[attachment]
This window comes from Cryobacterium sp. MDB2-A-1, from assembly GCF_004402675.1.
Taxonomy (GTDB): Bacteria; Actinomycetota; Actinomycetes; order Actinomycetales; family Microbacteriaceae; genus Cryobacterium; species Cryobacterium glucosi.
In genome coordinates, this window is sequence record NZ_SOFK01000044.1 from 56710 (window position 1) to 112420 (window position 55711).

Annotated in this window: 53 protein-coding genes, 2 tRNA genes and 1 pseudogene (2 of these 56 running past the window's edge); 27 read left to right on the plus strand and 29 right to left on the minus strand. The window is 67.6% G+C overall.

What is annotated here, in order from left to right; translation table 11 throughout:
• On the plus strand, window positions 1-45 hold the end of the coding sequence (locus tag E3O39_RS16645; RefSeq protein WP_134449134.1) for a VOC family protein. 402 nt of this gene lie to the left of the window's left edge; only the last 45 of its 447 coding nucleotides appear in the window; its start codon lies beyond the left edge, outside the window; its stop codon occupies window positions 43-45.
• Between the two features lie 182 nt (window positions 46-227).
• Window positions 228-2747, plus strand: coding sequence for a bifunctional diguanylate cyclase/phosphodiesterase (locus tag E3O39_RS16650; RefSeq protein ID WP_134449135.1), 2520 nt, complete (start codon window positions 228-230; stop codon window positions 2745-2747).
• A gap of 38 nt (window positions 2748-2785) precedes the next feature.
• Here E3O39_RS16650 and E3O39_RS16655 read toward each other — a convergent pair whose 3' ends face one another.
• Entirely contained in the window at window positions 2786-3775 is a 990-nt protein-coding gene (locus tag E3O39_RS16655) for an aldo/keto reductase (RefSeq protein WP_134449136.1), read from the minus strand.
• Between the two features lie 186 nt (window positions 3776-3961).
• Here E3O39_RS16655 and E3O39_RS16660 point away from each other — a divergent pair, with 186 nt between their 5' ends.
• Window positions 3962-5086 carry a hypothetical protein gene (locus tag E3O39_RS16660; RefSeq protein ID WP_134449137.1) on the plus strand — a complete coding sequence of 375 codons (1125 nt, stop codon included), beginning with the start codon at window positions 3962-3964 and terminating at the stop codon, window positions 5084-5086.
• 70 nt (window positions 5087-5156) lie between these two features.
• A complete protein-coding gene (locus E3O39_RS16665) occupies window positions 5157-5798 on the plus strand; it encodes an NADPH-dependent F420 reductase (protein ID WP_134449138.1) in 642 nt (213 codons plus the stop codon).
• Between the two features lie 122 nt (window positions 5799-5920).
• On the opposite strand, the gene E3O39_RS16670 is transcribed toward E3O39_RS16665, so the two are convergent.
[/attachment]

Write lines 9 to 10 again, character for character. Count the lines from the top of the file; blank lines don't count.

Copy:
• A gap of 38 nt (window positions 2748-2785) precedes the next feature.
• Here E3O39_RS16650 and E3O39_RS16655 read toward each other — a convergent pair whose 3' ends face one another.